Gordo gets the job to remove asbestos and other hazardous materials from the spooky old mental hospital in preparation for relocating town offices there. Their guided tour of the facility by a local official, Bill Giggs (Paul Guilfoyle), brings them through some of the creepier parts of the former asylum. But, a job is a job and, if they finish in a week, as promised, there is a $10000 bonus in store.
As they get down to their work, things, normal and not so normal, begin to happen. Gordon hears a disembodied voice beckoning him. Phil (David Caruso) is conflicted working with a guy, Hank (Josh Lucas), who is seeing his old girlfriend. Mike (co-screenwriter Steven Gevedon) has discovered a cache of audiotapes and transcripts from old psychiatric sessions (hence, the title) with inmate Mary Hobbs, a multi-personality patient with a dark secret. Gordo's nephew, Jeff (Brendan Sexton III), suffers from night phobia and is afraid to venture into the dark bowels of the hospital. As the agreed upon week draws to an end, Hank mysteriously disappears from the workplace after a nocturnal confrontation with someone (something?) in the hospital. Tensions mount and distrust build among the rest as they watch their chance for the bonus start to slip away. But, there is more, much more, at stake as the hospital and its history of insanity weigh on them all.
I don't want to give away too much of the story of "Session 9," so I'll stop there. What we have here is a spooky horror flick that uses none of the jump-out-at-you-from-the-dark cheap shots that have become part and parcel with horror films since the advent of "Halloween" and "Friday the Thirteenth." There is no cat leaping out of the dark or the shock of suddenly seeing oneself in a strategically placed mirror. With the exception of one shadowy and chilling image at one point spooky interlude in the film, there is little that you can get your arms around as far as what, specifically, is "frightening."
As I watched "Session 9" I became aware of the subtle things that built up during the story that make it a true horror movie. The striking high-definition video camera work by Uta Briesewitz (who worked with the director, Brad Anderson, on his "Next Stop Wonderland") helps to build up tension with close-ups, fluid camera movement and odd angles in a way that would make Alfred Hitchcock proud. Music, too, is used to intense effect, joining with the camera to make simple scenes frightening, even horrifying. Couple these tech feats with an intelligent story that uses elements of "The Shining," "The Blair Witch Project" and, even "The Texas Chainsaw Massacre" and you get a decent, intriguing horror flick. Additionally, the brilliant decision to shoot at Danvers State Hospital gives the film another starring character, the institution itself, which lends even more chills to the equation.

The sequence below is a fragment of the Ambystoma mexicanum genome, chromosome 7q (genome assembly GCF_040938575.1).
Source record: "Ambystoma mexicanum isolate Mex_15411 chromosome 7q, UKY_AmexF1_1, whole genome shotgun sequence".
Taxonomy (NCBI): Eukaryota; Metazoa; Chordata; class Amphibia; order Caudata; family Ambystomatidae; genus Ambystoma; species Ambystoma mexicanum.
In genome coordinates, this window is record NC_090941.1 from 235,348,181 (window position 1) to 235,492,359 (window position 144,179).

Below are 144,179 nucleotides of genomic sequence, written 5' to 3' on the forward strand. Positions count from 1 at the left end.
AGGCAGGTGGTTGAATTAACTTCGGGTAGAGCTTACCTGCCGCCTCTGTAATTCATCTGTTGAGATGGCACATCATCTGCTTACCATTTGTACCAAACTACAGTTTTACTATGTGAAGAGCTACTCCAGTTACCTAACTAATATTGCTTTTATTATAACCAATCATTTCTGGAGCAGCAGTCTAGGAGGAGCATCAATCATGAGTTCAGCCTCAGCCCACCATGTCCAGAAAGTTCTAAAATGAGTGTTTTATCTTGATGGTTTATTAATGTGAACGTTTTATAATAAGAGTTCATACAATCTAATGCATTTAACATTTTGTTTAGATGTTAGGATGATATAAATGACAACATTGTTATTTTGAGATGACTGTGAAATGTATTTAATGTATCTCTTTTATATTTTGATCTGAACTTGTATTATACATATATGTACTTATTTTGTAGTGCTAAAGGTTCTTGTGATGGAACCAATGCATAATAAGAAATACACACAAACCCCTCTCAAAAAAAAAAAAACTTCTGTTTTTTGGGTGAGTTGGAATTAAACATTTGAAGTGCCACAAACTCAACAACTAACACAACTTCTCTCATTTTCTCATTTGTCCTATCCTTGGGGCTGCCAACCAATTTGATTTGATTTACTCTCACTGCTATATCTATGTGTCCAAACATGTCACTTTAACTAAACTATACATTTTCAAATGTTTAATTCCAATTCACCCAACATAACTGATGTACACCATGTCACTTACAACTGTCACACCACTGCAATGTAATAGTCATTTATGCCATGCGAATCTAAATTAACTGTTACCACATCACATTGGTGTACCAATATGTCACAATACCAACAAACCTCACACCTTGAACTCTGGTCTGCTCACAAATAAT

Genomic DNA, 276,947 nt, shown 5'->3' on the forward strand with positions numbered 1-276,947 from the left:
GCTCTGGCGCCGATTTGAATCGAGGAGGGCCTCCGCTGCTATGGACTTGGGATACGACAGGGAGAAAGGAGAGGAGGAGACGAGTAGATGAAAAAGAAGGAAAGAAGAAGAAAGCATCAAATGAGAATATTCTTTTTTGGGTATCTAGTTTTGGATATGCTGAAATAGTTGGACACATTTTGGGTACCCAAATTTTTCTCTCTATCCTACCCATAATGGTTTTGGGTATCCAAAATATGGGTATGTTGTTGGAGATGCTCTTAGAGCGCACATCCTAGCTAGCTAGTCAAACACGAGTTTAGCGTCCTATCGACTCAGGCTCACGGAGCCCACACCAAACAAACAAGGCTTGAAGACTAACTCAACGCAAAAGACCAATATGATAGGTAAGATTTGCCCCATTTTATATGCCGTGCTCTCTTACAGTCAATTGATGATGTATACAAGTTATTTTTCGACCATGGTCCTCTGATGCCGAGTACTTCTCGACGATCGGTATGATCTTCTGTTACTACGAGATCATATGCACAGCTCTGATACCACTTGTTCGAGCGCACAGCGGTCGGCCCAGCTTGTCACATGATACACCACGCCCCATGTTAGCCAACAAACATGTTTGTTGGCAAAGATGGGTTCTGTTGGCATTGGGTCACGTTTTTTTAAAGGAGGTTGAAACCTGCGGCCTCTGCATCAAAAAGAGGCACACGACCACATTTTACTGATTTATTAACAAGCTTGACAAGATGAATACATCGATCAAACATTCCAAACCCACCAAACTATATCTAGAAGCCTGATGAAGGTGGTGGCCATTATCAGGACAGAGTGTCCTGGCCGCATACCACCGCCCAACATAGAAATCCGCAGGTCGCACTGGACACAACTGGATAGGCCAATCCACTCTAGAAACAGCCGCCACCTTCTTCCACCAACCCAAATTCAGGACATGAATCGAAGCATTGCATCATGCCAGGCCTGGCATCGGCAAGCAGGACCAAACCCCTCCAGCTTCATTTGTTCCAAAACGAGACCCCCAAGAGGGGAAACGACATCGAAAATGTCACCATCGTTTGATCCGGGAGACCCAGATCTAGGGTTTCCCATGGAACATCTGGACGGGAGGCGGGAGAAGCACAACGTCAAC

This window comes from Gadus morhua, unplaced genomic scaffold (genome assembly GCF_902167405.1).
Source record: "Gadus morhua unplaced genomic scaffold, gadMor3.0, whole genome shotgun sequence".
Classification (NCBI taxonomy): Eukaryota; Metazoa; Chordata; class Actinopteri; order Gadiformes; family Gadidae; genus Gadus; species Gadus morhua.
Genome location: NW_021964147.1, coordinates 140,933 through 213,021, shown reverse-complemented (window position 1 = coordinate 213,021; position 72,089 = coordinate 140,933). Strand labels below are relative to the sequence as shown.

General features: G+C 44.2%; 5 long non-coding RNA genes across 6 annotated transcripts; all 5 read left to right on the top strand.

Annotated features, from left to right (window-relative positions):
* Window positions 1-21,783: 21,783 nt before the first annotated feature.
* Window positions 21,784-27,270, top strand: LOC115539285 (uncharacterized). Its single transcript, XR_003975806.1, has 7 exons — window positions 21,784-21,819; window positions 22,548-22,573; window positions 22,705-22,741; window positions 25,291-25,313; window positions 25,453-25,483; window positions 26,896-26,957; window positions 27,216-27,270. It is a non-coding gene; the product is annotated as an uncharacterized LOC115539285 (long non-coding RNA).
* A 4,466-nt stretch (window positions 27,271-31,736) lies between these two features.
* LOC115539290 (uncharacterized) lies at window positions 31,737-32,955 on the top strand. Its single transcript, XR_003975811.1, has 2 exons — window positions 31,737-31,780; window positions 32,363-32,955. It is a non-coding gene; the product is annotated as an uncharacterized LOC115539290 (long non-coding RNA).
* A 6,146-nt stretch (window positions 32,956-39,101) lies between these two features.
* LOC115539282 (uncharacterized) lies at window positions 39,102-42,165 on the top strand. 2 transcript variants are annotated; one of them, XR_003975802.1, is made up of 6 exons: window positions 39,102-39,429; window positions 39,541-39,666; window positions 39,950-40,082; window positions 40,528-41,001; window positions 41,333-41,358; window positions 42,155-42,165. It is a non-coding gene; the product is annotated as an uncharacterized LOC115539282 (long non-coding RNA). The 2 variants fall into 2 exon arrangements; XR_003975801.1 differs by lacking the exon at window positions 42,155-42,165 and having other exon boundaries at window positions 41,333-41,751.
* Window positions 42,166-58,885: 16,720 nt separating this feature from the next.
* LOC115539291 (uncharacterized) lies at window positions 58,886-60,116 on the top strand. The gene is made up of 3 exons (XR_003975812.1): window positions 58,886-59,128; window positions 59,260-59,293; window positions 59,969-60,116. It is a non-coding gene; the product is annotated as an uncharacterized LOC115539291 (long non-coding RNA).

Acting is another factor that raises "Session 9" above the usual dreck presented in recent horror hits like "Scream," "I Know What You Did Last Summer" and their sequels. Those films took good-looking, though generic, young actors and actresses and put them to use to build up a body count, substituting mayhem for real horror. Anderson opted, instead, to use mature, experienced actors like Peter Mullan and David Caruso to fill his characters' shoes and the difference in casting quality is notable. Mullan, in particular, puts an arc on his character, Gordon, as the troubled guy who slowly and inexorably falls under the pressures of family, job and, finally, Danvers State Hospital.
The rest of the small cast fit the bill as people, not just fodder for the mayhem. David Caruso, as Gordo's senior man and near equal in the business, shows just how good an actor he is. He made the jump from TV's "NYPD Blue" to film far too soon and his decisions in the roles he took (I'll never forget the horrendous "Jade") were less than star making. He rolls his sleeves up and does the job well here. Gevedon, Lucas and Sexton are more than fodder, too.
The only problem with "Session 9" lay in the uninspired ending. It takes on a fairly conventional finale that covers old ground and is a bit of a disappointment after the terrific (and inspired) build up. The pleasure is getting there and I wish that Anderson and Gevedon had kept up the steam they had so ably built during the bulk of the film
"Session 9" is an unusual feat. It is scary, doesn't use cheap tricks and raises goose bumps with its intelligently rendered, subtle horror. Because of the local interest of Danvers, it should do well with the Northeast crowd. I hope it gets the national distribution it deserves.